The natural hair movement is in full swing. It isn’t just about looks, it’s a revolution.
For decades, black and mixed heritage women have been under pressure to straighten their natural curls, especially in the workplace*. But now they’re saying ‘no’ to European beauty standards and professional pressures around straight hair. They’re embracing their hair in all forms, whether natural, relaxed or in protective styles like twists, locs and braids.
The movement has been powered by a wave of disruptive businesses with new products designed specifically for afro hair, such as Afrocenchix’s natural oils. ‘Finally, businesses have woken up to and engaged with black people’s needs’, explains Andrew Pearce, Head of Accenture’s African Caribbean Network.
But, as any revolutionary will tell you, knowledge is power. While the products are there, there’s still a need for women to be better educated about which products best suit and look after their natural hair.
Luckily, Michelle is an entrepreneur with a bright idea that won’t just help fuel the natural hair movement and educate women on hair care, it’ll help keep them safe from harmful, toxic products.
“I realised there was a huge gap in the market for a mainstream afro hair platform that sells and provides information on products made with naturally curly hair in mind.”
Michelle, who is just starting out her career as an Accenture analyst, has grown up in a world where buying haircare products for her curly hair has proved to be a minefield. ‘My passions really come from my experience, my struggles and my journey learning about my own hair’, she explains. ‘A lot of girls have grown up with chemically relaxed hair, their mothers might have always straightened their hair, and in some cases, they didn’t know about the natural texture of their hair until they become older. Now, with the natural hair movement, there are lots of products out there, but just because it’s there it doesn’t mean it’ll work for your curls. I want to give them that information and guidance around the products so that they can navigate their natural hair’.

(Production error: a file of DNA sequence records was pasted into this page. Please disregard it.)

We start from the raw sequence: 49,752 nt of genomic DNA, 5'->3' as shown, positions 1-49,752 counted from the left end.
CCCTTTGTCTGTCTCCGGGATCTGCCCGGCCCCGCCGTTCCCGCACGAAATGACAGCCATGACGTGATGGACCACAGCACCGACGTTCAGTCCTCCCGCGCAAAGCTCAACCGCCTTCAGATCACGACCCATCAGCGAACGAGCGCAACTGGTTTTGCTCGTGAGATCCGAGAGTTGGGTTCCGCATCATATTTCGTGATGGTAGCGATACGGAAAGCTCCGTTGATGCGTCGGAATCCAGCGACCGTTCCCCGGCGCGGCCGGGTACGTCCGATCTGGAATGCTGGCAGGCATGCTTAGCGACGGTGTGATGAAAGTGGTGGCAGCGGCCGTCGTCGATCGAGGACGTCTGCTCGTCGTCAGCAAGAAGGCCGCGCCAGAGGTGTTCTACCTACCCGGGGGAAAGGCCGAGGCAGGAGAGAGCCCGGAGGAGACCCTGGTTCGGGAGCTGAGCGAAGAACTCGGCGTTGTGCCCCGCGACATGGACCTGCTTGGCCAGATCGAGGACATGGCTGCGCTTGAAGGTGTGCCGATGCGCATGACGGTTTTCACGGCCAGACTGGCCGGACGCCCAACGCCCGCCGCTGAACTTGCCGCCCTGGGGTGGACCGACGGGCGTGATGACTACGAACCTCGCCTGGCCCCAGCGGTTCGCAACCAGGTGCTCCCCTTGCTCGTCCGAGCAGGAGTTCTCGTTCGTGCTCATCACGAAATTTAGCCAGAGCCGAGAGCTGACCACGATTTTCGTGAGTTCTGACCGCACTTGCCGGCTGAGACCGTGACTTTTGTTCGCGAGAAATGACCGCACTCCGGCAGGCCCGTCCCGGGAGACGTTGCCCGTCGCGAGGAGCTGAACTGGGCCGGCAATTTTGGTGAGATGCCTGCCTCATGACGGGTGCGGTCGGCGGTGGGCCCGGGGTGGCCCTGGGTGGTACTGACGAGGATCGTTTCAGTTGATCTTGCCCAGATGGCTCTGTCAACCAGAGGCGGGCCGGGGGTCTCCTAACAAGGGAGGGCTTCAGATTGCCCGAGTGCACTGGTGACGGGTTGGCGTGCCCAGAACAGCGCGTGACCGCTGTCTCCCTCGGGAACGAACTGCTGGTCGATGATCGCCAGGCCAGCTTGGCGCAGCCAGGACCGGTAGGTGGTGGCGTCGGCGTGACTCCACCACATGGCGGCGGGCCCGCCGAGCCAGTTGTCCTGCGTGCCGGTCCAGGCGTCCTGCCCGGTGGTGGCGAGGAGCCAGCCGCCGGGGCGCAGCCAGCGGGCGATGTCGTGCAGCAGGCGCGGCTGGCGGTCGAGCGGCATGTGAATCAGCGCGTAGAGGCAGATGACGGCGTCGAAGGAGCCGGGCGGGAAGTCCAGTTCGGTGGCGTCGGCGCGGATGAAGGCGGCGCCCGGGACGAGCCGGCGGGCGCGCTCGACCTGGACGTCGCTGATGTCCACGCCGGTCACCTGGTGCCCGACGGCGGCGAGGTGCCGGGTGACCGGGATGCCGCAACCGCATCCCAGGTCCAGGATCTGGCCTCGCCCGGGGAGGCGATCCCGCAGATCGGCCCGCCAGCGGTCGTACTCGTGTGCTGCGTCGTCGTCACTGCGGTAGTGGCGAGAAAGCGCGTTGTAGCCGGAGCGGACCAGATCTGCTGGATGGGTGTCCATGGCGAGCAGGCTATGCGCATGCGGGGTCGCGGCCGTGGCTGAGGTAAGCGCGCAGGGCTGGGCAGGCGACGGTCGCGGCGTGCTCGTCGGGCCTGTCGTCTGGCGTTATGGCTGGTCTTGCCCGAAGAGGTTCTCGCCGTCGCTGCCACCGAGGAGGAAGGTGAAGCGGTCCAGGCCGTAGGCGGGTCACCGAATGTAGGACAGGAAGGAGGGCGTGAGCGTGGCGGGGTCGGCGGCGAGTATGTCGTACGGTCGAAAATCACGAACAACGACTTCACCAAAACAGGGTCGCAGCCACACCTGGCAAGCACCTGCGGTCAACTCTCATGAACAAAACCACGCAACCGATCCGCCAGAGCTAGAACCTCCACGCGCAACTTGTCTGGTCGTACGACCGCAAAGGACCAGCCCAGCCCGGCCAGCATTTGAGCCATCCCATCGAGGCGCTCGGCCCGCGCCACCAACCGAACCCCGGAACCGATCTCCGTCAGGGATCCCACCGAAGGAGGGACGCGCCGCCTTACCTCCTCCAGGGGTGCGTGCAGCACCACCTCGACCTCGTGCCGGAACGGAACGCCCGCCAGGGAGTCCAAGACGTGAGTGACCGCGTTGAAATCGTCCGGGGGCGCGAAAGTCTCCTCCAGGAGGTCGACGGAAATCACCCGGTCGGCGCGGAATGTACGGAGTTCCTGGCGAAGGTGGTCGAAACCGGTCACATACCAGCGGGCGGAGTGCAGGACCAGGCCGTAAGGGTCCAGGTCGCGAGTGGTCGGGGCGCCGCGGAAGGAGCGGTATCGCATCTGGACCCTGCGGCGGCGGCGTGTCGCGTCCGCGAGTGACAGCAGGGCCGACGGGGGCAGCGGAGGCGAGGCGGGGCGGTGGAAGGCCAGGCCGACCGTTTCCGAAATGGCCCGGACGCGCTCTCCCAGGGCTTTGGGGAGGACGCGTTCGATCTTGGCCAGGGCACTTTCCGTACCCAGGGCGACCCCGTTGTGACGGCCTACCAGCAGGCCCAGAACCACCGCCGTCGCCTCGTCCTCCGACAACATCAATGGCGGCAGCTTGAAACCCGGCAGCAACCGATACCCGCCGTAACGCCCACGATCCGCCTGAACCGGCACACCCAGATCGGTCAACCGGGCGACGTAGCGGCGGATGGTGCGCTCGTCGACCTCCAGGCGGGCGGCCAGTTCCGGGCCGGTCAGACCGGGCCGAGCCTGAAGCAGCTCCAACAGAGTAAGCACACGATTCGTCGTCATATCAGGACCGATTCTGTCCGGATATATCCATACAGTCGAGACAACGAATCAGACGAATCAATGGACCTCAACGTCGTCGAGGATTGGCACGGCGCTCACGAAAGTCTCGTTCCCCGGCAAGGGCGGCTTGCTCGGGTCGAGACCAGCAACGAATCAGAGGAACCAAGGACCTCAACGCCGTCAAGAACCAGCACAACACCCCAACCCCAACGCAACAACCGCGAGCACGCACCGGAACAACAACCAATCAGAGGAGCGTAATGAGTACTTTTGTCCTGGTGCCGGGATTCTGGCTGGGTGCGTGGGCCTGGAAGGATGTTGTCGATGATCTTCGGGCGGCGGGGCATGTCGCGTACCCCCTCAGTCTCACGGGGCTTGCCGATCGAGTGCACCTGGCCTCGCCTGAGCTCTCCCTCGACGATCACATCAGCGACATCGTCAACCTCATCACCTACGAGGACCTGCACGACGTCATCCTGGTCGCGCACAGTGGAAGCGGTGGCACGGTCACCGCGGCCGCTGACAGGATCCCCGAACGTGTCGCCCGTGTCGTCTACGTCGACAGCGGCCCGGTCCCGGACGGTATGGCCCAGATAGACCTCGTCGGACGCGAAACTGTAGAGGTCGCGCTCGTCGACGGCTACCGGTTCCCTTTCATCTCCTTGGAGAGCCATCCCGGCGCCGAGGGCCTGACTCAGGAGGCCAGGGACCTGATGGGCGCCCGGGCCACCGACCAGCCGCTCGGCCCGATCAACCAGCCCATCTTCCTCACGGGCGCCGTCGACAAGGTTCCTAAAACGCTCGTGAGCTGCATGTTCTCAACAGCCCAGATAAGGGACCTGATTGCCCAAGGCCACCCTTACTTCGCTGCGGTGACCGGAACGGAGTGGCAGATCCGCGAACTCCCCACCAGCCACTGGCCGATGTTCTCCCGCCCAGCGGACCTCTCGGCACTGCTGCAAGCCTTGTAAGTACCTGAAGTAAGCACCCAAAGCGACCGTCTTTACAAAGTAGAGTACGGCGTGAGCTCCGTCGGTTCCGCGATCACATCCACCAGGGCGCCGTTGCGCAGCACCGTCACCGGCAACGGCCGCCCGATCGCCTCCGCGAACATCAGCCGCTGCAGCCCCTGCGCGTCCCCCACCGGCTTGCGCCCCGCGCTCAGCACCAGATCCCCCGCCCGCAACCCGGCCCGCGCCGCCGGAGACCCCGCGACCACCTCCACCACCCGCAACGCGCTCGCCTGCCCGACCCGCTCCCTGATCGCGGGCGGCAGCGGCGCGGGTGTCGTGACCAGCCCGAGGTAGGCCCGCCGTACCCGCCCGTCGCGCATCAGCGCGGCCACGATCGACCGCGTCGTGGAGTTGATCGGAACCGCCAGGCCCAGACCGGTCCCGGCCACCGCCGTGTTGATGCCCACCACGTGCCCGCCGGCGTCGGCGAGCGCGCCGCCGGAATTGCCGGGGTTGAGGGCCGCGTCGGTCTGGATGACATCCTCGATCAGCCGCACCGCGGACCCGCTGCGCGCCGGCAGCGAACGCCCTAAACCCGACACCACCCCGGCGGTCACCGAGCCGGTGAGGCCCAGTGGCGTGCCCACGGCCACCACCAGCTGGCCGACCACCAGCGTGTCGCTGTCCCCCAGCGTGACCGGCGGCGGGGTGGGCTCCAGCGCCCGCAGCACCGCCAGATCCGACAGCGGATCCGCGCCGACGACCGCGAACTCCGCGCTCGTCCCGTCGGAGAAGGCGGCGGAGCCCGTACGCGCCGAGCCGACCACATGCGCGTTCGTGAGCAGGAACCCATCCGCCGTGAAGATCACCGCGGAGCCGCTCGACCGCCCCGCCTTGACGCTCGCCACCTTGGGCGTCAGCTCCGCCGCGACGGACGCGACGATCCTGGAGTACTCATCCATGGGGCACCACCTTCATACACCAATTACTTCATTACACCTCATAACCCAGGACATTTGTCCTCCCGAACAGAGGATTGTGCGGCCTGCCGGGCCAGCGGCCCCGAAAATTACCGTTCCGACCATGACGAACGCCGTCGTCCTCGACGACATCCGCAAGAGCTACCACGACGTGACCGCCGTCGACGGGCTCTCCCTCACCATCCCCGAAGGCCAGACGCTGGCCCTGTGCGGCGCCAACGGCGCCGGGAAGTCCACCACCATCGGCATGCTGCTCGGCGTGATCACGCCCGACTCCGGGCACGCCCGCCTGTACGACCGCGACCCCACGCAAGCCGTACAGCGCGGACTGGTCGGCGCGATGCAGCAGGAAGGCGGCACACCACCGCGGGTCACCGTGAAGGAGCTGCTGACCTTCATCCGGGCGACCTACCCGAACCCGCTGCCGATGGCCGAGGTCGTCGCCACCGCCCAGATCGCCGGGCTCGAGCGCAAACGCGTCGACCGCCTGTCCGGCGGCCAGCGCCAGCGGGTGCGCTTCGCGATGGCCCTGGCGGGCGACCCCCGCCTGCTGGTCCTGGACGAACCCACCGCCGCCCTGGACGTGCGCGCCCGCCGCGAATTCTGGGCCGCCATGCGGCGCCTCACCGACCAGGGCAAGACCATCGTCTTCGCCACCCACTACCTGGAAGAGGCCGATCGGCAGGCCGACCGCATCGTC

At worst, the lack of information about products can prove dangerous for women. ‘There’s a real threat that some products could be toxic to use because the market isn’t monitored thoroughly enough’, Michelle explains. Relaxers and leave-in conditioners with unsafe levels of toxic chemicals have slipped through the net and made it to market, with the most harmful toxins simply not listed on the label. There have been studies showing that the chemicals** are linked to cancer, asthma and fertility issues.
Now Michelle is helping bridge the gap between these newer, safer products and the consumers. ‘I realised there was a huge gap in the market for a mainstream afro hair platform that sells and provides information on products made with naturally curly hair in mind. Think of Curry’s, but for afro hair products. Customers won’t just be buying a product, they’ll be able to find out exactly what’s in them and get all the guidance they need to learn exactly what works for their curls’. This platform has the potential to change the afro haircare experience for good.
“Because I have an entrepreneurial mindset, I can better understand my clients, where they’re coming from and what they need. I have genuine empathy for them.”
That’s the idea sorted. But that’s the easy part. Now Michelle has to get the business off the ground. This is a daunting prospect for anyone, but thanks to her experience and knowledge gained at Accenture, she’s feeling confident moving forward. ‘Just from working with my clients, I’ve learnt how to think critically and navigate the market, which has helped me in my side business. It’s invaluable as an entrepreneur because it expands my way of thinking’. And the client benefits too. ‘Because I have an entrepreneurial mindset, I can better understand my clients, where they’re coming from and what they need. I have genuine empathy for them’.
In recognising the importance for this type of mindset, Michelle decided to take entrepreneurship at Accenture one step further. She recently cofounded the Accenture Entrepreneurs Network alongside Francesca, another analyst. The network acts as a hotspot of innovation, where ideas are cross-pollinated and knowledge pools tapped into. This is especially important to entrepreneurs who are just starting out, like Michelle. ‘When you build a business, you’re exposed to so much that you haven’t had experience with before, like branding and finances. The network is a goldmine of knowledge where you can connect with people and learn from them’.
The network truly is the best of both worlds. The members benefit from sharing knowledge, the business benefits from a more entrepreneurial mindset and clients benefits from more empathetic conversations with consultants. ‘The Entrepreneurs Network is bringing entrepreneurs together and feeding ideas back into the business. It’s disruptive and exciting,’ says Andrew Pearce. ‘Who knows what these entrepreneurs will think of next?’.
As for Michelle, she is currently in full swing with testing and development, 2020 has big things ahead for her.
*Reference source: https://www.bbc.co.uk/news/uk-england-39195836
**Reference source: https://www.sciencedirect.com/science/article/pii/S0013935118301518 and https://www.vibe.com/2018/05/toxic-chemicals-black-hair-products
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